by Greg Hoots
Recently, a good friend of mine whom I’ve never met sent me a book from their home on the East Coast. It was a brief eighty-two pages in length and left me with a thousand questions, wishing for more. The book, Life Lessons from My Father—Things Dad Used to Say, was authored by John Fouts Gardenhire, a retired professor of English at Laney Community College. Gardenhire wrote about his father’s wisdom, empathy, and kindness in a way that demonstrates his boundless love and respect for his dad, Shirley Richard Gardenhire.
John Gardenhire’s father, Shirley, had been born on his father’s farm in Wabaunsee County in 1891, the grandson of freed slaves from Tennessee. Shirley Richard Gardenhire excelled in the rural schools of Wabaunsee County, before enrolling at Alma High School where he was an outstanding athlete and an honor student. Shirley Gardenhire graduated with honors, excelling in the study of Latin. Upon graduation from Alma High School in 1911, Gardenhire enrolled at Kansas State College at Manhattan on a Latin scholarship, graduating in 1915.
Shirley Gardenhire discovered upon graduation from college in 1915 that there were no jobs for a Black man with a college degree in Alma, Kansas. He went to Topeka, seeking employment, and discovered the same doors were closed to African-American men in Topeka. He found that Black men, if they were very lucky, worked for the railroad, and he was hired as a truck mechanic at the Atchison, Topeka & Santa Fe Shops in Topeka. For the next forty years, Shirley Gardenhire worked for the Santa Fe, while he and his wife Carrie, raised their three children in East Topeka’s “Mudtown.”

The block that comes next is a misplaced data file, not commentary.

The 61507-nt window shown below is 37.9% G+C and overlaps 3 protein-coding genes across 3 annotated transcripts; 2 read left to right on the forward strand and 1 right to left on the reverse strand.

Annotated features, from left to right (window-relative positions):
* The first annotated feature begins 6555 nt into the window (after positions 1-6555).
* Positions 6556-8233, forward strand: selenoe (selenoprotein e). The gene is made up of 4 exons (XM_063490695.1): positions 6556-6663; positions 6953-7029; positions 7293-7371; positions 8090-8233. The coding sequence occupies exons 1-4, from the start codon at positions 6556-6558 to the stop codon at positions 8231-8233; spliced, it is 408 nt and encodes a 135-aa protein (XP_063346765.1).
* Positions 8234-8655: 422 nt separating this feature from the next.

John Fouts Gardenhire relates how his father often had short phrases of wisdom to which he occasionally referred in sharing a short story with his children. The words of advice are resounding, yet sensitive; thoughtful, yet direct.
Each chapter is a short story, patterned after Shirley Gardenhire’s formula for writing “the five-paragraph essay.” Chapter one is titled, “It Does Not Hurt You To Be Nice To People.” Chapter 13 is titled, “Being ‘Colored’ Means That You Have To Work Harder, So Do It.” Chapter 15 is titled, “Never Step On an Ant That Isn’t Bothering You.” Chapter 30 advises, “Always Clean Up Your Own Messes.”
In the addendum to the volume, John Gardenhire adds twenty-three more “sayings” that his father penned, instructing his children in life. In that group, Gardenhire advises, “Lead or Follow, It’s Your Choice.” The final two pieces of advice on the list note, “There is a difference between chicken salad and chicken shit,” followed by “Know the Difference.”
Gardenhire’s book contains words of wisdom for life that everyone today would be better for having read it. While John Gardenhire is a wonderfully adept writer, the book speaks volumes about his father, Shirley Richard Gardenhire, a true renaissance man.
Gardenhire’s book is a gem and a must-read for everyone.
Life Lessons from My Father is available at Amazon.com, if you don’t have a friend who sends you a copy.